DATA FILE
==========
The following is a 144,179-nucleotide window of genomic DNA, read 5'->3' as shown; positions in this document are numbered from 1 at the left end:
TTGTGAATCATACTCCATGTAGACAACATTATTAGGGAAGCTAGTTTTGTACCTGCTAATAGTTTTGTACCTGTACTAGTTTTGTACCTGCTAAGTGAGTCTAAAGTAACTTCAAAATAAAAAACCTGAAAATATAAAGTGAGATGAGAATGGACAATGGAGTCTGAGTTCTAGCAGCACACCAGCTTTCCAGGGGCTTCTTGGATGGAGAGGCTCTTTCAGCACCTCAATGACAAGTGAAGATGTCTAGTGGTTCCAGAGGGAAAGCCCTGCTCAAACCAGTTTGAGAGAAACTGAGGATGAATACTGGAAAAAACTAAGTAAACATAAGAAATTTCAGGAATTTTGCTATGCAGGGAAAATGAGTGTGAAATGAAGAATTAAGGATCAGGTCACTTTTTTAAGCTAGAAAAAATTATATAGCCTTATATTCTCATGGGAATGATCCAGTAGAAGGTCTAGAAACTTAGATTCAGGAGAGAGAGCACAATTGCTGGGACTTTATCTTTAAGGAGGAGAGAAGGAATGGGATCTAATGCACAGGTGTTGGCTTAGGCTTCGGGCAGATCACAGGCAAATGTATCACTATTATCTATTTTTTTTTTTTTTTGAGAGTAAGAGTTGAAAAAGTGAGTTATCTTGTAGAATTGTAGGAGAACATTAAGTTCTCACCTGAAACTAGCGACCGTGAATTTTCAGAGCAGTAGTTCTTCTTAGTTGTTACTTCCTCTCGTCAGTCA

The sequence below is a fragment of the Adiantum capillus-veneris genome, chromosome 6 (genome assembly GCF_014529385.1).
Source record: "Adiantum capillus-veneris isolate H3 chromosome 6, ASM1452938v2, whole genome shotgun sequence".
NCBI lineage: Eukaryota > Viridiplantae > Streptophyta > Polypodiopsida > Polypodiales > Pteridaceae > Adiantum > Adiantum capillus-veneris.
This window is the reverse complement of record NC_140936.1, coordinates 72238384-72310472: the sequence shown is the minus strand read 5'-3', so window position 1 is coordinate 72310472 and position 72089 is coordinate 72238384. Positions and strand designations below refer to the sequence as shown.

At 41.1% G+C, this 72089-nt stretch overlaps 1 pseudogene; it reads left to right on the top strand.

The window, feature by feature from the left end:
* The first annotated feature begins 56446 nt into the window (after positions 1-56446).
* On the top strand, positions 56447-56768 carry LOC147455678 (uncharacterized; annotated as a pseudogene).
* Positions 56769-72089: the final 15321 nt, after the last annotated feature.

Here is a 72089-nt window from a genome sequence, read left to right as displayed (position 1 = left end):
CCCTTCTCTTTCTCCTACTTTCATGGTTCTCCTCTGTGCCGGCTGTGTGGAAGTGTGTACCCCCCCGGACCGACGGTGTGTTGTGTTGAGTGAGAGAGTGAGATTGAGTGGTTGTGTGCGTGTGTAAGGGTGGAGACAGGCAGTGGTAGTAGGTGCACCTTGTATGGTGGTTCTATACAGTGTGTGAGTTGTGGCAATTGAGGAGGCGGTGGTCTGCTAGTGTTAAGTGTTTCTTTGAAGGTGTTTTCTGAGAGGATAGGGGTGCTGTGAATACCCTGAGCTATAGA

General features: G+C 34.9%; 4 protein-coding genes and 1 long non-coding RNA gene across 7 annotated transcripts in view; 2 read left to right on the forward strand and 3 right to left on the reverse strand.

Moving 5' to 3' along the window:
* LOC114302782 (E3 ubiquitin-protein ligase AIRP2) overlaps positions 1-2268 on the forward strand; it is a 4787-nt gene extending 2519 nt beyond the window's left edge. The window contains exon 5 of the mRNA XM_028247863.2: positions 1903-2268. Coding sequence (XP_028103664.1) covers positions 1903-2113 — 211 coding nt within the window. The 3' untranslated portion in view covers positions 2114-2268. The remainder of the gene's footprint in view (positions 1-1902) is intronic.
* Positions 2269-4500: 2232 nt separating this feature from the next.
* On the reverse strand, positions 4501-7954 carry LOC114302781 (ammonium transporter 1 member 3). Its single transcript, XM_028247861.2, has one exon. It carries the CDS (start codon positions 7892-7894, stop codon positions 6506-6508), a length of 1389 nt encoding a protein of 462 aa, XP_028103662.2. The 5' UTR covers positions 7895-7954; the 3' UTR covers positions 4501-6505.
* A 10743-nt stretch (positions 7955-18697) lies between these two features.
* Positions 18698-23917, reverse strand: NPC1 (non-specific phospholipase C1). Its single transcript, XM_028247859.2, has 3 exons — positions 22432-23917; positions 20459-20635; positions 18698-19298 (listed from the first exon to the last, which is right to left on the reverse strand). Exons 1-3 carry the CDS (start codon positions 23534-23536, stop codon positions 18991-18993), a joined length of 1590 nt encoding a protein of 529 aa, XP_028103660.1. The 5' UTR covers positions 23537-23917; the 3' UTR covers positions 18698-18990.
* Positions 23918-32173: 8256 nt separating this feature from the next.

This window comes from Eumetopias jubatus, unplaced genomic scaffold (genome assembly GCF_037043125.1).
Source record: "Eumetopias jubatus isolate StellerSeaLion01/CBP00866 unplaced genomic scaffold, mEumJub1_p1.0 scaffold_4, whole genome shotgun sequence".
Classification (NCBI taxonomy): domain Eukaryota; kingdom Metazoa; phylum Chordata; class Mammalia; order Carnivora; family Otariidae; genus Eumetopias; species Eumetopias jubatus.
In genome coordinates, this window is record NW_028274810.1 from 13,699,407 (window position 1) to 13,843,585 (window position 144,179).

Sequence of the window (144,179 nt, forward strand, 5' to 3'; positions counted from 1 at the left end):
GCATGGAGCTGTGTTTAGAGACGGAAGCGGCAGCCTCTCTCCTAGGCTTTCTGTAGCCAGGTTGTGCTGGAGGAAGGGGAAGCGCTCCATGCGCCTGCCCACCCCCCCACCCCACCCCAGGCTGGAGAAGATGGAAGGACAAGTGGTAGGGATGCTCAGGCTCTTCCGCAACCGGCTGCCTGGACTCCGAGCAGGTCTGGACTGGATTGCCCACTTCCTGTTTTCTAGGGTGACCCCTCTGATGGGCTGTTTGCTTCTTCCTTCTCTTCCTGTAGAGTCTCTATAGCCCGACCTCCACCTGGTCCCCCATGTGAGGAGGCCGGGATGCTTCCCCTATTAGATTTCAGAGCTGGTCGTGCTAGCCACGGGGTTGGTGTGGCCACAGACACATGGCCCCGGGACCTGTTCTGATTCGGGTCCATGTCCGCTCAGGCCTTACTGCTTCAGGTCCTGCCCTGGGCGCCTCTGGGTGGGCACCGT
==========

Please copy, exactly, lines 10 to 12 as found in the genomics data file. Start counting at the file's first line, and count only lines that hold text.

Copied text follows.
* On the top strand, positions 56447-56768 carry LOC147455678 (uncharacterized; annotated as a pseudogene).
* Positions 56769-72089: the final 15321 nt, after the last annotated feature.

Here is a 72089-nt window from a genome sequence, read left to right as displayed (position 1 = left end):